Radiation therapy, in a medical sense, is usually used to refer to harmful wavelength radiation therapy for cancerous tumors. In this type of therapy, a material known to put out the harmful wavelengths, aka "radioactive material" is introduced into or near the tumor in tiny, controlled amounts. Cancer cells reproduce at a much higher rate of speed than normal bodily cells. The radiation used in radiation therapy for cancer both kills cancer cells directly and introduces genetic errors into those cells, making cells further down the line non-viable.

The idea is that the radiation will kill the cancer cells faster than it kills off healthy ones. A lot of cancer therapy works by trying to poison or kill the tumor faster than you kill the body, which is why chemotherapy and radiotherapy cancer treatments are never fun. In essence, both styles of cancer treatment introduce powerful poisons into the body and hope to kill the tumor while the patient only gets sick.

IRC for hemorrhoids does no such thing.

The infrared radiation used is of a completely different wavelength and does not harm living tissues.

Instead, the body seems to chemically react to the presence of the infrared wavelength by making internal adjustments, none of which are harmful in and of themselves.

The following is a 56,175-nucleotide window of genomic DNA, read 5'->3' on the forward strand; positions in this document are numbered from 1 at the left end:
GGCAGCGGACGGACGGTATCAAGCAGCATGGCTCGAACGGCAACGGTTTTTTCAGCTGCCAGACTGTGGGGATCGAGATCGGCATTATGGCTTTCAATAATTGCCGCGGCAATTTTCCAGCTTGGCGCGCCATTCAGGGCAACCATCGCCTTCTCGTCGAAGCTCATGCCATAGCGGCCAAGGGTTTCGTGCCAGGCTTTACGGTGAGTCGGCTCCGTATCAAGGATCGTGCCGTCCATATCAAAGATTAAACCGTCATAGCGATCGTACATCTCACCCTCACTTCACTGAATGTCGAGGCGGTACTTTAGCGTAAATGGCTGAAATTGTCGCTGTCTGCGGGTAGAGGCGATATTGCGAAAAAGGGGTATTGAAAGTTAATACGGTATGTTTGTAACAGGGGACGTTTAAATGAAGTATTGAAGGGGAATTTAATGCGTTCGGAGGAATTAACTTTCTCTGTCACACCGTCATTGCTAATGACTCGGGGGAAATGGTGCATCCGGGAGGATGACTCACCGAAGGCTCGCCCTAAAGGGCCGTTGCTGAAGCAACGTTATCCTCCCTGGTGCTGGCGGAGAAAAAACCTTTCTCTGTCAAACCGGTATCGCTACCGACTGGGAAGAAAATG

When IRC is used for hemorrhoids, the blood reacts by coagulating in the spot where the IR was aimed. Now, you wouldn't really want this to happen in the wrong place. If your blood coagulates within the hemorrhoid itself, you don't have a cure, you have a thrombosed hemorrhoid which is a whole other realm of hurt. If blood coagulates in a major vein, you have a blood clot that can travel to your heart and kill you.

However, when performed properly, coagulation happens at the point where the hemorrhoid diverges from the body, not within the hemorrhoid itself.

If coagulation occurs within the hemorrhoid itself (thrombosed hemorrhoid) then cellular toxins will start to build up, causing massive inflammation and pain.

However, blood can still flow through the hemorrhoid, albeit badly and slowly. The tissues of the hemorrhoid are still being fed oxygen and nutrients, so the tissue goes on living.

However, the process has lost efficiency, so some cells start to die and shed toxins.

Those toxins can get out into surrounding tissue, thus triggering the body's full inflammatory response.

If that goes on for long enough, the toxins can even get into the general bloodstream, causing gangrene and septicemia.

However, when coagulation occurs completely at the point where the hemorrhoid diverges from the body, then nutrients and oxygen can't get in and toxins can't get out.

The tissue of the hemorrhoid starts to die quickly, the toxins stay within the hemorrhoid and speed the process up, and the body eventually sloughs off the entire thing.

To sum up, IRC for hemorrhoids works by blocking off all the blood supply to the hemorrhoid, at which point the body itself will get rid of it as a danger.

 

Risks and Side Effects of IRC for Hemorrhoids

So, all that highly detailed explanation of IRC for hemorrhoids aside, what exactly can you expect to happen?

Well, your doctor will probably want you to go on a hemorrhoid treatment and prevention lifestyle regime starting a week or two before the procedure.

You'll want to put together overall lifestyle changes you'll enjoy over the long term, because you'll be keeping these after the procedure.